King doesn’t fall into the more common and arguably more concerning category of equating disfigurement with innate evil, but he does render the gray people somewhat helpless and in need of a (white, able-bodied) savior in the form of our very own Charlie (whose brown hair and brown eyes quite literally transform into blonde hair and blue eyes while he’s in Empis). Those in Empis who are immune to the grayness are people who are related by blood to the royal family — the problems there probably go without saying. While misguided in its execution, this may have been King’s take on a mass disabling event, given that the novel was started in late 2020 and he mentions COVID-19 in the acknowledgments.
Yes, the disability-as-horror trope did color my opinion of “Fairy Tale.” If you’ve never read Stephen King, this wouldn’t be my first recommendation. I would instead point you elsewhere: towards “The Langoliers” for short stories, “Carrie” for novellas and “Pet Sematary” for novels, among others. But for those who enjoy King’s quick-witted prose, fast-paced action and mind-bending ideations, “Fairy Tale” won’t disappoint. Charlie is a typical King hero, brave but humble, and “Fairy Tale” contains the classic King fight between good and ancient evil. King masterfully engages retrospection in Charlie’s narration, giving the reader a sinking feeling in their stomach by letting us know that whatever happens next, older Charlie regrets it. It was a good story, and engaging — I found myself struggling to keep from skipping my eyes down the page to find out what happens next. But as a longtime fan of King’s work, “Fairy Tale” isn’t joining “The Shining” on my list of favorites anytime soon.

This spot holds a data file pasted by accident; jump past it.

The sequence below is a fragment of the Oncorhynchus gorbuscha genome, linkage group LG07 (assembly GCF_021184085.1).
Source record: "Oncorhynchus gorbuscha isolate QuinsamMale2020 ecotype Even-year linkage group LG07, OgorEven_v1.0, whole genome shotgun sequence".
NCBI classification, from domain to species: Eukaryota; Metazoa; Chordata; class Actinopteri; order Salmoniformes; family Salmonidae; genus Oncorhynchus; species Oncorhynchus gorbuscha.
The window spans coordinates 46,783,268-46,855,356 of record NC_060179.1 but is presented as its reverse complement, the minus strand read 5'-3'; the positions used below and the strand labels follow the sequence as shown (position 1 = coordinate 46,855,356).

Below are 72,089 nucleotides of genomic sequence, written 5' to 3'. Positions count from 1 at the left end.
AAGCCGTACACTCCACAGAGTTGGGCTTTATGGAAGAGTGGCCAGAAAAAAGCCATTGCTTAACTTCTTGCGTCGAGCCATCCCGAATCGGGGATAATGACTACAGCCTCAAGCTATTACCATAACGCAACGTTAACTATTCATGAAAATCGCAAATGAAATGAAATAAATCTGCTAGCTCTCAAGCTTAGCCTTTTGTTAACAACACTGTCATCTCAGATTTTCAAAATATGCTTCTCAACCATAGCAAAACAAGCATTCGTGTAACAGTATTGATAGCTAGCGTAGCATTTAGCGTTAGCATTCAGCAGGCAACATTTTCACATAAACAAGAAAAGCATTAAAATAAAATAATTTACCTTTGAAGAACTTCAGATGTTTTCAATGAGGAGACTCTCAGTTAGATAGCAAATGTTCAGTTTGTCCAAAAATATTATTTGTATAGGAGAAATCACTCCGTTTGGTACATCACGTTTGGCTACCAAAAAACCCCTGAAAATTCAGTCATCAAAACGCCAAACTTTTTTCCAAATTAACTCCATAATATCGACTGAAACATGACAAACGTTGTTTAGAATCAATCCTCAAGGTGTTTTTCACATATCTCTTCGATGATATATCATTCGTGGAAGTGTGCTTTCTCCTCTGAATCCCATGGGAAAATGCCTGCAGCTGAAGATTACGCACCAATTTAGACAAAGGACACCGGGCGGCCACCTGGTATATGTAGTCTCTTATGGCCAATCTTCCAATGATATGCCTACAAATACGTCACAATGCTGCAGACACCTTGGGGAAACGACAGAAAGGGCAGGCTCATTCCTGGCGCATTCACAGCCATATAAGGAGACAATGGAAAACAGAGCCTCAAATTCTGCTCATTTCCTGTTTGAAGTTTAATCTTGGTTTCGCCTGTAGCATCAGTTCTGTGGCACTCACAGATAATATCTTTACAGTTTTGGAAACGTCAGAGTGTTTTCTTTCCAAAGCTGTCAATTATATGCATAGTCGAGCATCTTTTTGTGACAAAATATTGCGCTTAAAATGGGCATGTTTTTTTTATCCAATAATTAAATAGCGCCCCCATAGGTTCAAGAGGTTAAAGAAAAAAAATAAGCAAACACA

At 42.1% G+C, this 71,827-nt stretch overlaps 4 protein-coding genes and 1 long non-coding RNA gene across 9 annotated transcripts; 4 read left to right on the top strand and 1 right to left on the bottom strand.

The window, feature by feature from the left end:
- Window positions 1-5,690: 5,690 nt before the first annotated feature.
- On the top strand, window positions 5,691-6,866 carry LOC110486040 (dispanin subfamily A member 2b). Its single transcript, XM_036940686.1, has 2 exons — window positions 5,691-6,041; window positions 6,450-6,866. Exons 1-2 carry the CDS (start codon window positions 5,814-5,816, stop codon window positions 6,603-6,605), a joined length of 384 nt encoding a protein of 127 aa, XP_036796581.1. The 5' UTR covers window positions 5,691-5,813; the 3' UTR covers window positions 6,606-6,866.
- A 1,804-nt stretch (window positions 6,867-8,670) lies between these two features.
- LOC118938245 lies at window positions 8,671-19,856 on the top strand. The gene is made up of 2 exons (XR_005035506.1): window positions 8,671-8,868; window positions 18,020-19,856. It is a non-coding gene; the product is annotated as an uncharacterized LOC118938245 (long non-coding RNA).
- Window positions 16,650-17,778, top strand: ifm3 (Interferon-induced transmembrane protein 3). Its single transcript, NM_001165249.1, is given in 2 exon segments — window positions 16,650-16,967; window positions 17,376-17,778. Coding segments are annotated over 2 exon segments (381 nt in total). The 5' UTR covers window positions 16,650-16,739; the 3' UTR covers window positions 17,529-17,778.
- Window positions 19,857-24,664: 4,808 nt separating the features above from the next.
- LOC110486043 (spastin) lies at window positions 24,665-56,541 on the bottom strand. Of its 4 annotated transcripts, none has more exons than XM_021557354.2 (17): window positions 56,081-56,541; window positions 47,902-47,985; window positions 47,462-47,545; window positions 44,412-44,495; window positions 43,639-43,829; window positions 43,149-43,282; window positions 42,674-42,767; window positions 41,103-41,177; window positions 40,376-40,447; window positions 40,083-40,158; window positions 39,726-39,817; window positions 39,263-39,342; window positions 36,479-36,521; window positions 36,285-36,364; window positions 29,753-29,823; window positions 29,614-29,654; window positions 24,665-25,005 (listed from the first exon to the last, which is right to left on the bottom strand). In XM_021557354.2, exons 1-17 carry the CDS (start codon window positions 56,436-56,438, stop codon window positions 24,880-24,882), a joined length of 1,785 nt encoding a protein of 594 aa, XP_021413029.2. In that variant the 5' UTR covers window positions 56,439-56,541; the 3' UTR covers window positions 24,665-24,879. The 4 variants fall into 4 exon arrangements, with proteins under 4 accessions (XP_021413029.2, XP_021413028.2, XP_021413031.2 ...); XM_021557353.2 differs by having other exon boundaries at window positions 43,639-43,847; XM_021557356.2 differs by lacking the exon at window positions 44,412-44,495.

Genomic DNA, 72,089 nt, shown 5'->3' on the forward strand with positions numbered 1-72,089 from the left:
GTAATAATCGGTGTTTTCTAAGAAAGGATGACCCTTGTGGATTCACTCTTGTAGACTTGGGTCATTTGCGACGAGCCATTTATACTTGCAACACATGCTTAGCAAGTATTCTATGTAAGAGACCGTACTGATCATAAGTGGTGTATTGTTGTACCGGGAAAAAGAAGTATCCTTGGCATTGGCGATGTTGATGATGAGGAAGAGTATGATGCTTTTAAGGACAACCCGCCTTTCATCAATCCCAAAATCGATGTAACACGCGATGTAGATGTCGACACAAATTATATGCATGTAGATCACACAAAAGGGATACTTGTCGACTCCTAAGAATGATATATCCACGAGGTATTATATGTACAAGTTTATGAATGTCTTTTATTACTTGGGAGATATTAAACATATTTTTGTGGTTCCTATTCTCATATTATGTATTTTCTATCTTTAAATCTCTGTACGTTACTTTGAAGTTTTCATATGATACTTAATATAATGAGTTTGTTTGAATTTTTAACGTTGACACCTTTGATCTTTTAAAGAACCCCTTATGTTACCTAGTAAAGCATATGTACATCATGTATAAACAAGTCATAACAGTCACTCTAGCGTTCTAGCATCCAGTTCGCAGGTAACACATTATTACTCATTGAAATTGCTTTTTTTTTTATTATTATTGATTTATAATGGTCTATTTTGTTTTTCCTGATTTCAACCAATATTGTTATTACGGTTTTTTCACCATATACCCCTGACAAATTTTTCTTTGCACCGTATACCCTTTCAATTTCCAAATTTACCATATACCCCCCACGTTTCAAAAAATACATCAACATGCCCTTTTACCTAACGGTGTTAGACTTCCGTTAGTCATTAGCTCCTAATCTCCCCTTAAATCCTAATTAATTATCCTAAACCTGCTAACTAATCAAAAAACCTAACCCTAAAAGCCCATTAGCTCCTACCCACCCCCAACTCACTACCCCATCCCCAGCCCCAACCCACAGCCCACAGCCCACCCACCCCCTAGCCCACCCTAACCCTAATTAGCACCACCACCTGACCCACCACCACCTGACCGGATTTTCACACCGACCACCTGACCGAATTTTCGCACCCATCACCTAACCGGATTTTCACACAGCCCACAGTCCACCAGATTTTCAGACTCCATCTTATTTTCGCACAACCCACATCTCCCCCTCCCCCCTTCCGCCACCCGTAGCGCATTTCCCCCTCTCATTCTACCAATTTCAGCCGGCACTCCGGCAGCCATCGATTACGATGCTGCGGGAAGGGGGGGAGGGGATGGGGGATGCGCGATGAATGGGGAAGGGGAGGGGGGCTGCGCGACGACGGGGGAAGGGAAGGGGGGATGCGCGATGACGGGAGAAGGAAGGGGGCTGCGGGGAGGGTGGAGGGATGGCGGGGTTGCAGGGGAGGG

Senior Arts Editor Emilia Ferrante can be reached at email@example.com.